• Krungthep Turakij (Bangkok Business News) - A daily Thai-language business newspaper with circulation in the 80,000-100,000 range. This paper is also popular with Thai intellectuals. Political stance is progressive.


Nation Multimedia became the target of mass protests after its mass-circulation Thai-language daily, Kom Chad Luek printed an article on March 24, 2006 that misquoted anti-government protest leader Sondhi Limthongkul, with the misquote suggesting Sondhi wanted Thai King Bhumibol Adulyadej to abdicate, which was viewed as an insult to the king, or lese majesty, which is a crime in Thailand.

The report was about a speech Sondhi made at a protest rally on March 23, in which he implied the king was responsible for the Supreme Administrative Court quashing the two royal decrees on the public listing of the Electricity Generating Authority of Thailand.

Sondhi defended his remarks, saying he was just using a figure of speech, asking whether Thaksin expected the king to "resign" to take responsibility for the failed royal decrees if Thaksin himself refused to show responsibility by resigning.

The Kom Chad Luek report dropped part of the sentence.

On March 28, a group of about 1,000 protestors from the "Caravan of the Poor" supporting Thai Prime Minister Thaksin Shinawatra gathered in front of the Nation Group headquarters on Bang Na-Trat Highway, demanding that the paper clarify its report. Nation Group editor Thepchai Yong acknowledged the paper made an error and said Kom Chad Luek was "punishing itself for the mistake" by shutting down for three days.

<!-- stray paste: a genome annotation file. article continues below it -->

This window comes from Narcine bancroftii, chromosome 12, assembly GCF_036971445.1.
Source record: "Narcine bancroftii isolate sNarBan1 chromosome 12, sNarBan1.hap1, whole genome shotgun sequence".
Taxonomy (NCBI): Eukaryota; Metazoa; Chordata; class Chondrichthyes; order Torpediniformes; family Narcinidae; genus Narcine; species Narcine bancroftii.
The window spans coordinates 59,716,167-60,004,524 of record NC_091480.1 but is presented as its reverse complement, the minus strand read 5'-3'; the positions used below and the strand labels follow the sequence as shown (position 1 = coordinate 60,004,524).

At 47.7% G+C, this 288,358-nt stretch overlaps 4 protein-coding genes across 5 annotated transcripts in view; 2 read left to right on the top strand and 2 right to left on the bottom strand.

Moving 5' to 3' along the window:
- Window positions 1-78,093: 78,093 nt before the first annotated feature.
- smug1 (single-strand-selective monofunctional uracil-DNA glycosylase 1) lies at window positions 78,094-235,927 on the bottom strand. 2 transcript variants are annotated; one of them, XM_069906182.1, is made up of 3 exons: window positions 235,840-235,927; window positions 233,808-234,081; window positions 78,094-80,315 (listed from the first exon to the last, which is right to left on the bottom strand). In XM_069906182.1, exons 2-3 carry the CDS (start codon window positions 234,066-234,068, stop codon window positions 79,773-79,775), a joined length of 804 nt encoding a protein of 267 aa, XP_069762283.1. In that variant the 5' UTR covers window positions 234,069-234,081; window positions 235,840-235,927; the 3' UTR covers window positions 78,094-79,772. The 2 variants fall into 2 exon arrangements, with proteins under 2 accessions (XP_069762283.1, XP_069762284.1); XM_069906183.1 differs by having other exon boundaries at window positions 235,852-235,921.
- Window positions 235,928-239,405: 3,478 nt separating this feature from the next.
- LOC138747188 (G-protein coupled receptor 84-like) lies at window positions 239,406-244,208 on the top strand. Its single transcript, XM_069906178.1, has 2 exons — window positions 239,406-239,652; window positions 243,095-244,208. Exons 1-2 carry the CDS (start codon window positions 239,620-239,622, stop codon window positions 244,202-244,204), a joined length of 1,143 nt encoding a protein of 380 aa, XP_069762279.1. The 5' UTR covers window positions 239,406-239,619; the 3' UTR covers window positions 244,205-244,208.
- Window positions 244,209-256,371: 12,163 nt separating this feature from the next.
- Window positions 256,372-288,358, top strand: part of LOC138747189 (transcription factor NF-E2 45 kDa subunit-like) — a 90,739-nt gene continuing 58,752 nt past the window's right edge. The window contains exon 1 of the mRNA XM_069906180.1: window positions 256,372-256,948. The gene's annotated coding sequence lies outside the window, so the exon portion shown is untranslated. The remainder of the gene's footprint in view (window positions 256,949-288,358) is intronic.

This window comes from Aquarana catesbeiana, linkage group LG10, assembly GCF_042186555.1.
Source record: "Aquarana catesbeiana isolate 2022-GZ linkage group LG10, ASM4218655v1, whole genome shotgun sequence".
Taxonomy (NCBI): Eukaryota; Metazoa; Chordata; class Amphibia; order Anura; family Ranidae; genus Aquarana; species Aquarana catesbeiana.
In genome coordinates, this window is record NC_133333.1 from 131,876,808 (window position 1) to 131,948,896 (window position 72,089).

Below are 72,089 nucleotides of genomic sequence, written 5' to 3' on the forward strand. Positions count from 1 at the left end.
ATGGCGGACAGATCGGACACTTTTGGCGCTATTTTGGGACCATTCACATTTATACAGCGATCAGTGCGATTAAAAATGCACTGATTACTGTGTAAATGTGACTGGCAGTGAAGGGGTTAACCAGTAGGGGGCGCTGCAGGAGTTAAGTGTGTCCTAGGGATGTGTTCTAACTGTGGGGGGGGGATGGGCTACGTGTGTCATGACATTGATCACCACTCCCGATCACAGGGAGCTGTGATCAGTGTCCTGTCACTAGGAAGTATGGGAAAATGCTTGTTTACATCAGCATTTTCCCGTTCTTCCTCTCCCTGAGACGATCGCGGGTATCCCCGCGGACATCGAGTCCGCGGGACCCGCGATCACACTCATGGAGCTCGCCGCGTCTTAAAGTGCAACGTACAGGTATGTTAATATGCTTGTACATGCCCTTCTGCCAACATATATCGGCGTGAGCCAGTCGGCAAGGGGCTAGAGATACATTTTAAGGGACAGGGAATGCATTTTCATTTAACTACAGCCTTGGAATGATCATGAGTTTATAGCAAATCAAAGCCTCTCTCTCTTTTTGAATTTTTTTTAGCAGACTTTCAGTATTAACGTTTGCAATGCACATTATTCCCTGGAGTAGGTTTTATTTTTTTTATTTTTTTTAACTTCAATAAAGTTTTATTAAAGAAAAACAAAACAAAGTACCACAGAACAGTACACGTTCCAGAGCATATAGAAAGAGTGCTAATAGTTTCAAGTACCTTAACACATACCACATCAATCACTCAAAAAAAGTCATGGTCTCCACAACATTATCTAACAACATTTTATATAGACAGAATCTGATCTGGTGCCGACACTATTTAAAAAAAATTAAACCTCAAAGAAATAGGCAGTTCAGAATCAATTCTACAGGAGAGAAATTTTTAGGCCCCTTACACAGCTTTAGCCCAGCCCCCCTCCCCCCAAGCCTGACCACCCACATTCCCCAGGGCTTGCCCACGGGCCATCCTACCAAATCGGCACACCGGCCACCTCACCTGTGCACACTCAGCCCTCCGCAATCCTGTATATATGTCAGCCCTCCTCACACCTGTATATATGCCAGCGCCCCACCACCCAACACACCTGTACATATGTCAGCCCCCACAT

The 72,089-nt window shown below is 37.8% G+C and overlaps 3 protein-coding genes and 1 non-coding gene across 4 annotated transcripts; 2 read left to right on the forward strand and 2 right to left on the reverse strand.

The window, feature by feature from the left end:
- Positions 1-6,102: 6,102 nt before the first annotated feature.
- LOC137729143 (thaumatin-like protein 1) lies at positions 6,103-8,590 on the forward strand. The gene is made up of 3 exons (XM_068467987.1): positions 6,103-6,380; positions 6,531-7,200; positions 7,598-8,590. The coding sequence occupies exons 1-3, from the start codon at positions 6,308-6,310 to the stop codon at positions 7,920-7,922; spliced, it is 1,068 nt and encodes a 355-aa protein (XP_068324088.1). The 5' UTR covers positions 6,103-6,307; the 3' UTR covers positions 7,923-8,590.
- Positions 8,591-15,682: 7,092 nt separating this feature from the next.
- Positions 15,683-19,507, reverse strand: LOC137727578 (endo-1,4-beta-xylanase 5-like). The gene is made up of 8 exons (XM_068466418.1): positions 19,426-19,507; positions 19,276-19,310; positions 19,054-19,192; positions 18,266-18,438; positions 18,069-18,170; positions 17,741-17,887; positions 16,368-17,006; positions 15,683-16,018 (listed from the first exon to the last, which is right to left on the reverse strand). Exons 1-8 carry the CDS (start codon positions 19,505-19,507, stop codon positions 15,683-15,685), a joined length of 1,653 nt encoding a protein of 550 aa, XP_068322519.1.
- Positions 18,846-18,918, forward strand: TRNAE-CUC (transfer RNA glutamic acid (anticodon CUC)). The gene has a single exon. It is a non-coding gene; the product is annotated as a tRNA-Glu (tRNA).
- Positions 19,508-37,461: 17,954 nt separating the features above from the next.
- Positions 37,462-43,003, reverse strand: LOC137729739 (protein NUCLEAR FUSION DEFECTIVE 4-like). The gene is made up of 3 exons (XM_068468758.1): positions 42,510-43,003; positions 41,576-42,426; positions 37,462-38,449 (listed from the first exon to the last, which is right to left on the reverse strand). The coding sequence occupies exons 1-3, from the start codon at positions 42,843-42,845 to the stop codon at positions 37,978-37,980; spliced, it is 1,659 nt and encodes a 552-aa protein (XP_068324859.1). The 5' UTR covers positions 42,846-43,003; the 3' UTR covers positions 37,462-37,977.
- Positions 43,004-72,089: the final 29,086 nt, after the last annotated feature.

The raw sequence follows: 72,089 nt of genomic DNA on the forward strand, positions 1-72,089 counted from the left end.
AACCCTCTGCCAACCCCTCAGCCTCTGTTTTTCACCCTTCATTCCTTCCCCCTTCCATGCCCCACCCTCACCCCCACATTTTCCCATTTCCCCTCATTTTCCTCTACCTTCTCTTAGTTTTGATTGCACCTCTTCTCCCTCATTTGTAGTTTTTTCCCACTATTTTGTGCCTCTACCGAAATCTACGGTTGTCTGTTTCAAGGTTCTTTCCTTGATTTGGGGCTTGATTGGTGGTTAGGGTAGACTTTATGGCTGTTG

The paper published a front-page apology on March 30, begging forgiveness from the king.

However, protests in front of the company complex continued and on March 30 a group of 2,000 protestors blocked the highway and prevented Nation employees from entering or leaving the complex for seven hours. They demanded to meet with the reporter who filed the story. "Tell us what Sondhi said," read signs at the protest.

The paper's editor Korkhet Chantalertlak resigned in a show of responsibility, the chief news editor was reassigned and the paper said it would suspend publication for a total of five days, from March 31 to April 2 and on April 8 and 9.[5]

The newspaper additionally faces charges of lese majesty, filed by a private citizen in response to the March 24 report, but an appeal for royal pardon has already been submitted by the paper.

While most protestors, regardless of whether they support or are opposed to Thaksin, support the monarch, opponents say supporters of Thaksin have politicised the issue for a couple of reasons - first as a means to criticise Sondhi, and second, because Kom Chad Luek and its sister English-language daily The Nation have printed many articles critical of Thaksin.

The Thai Journalists Association and Thai Broadcast Journalists Association denounced the protest as a serious act of intimidation as the paper had already taken full responsibility for the error. More than 100 journalists signed a letter, condemning the siege and the protesters for invoking the monarchy.[6][7][8]


See also[edit]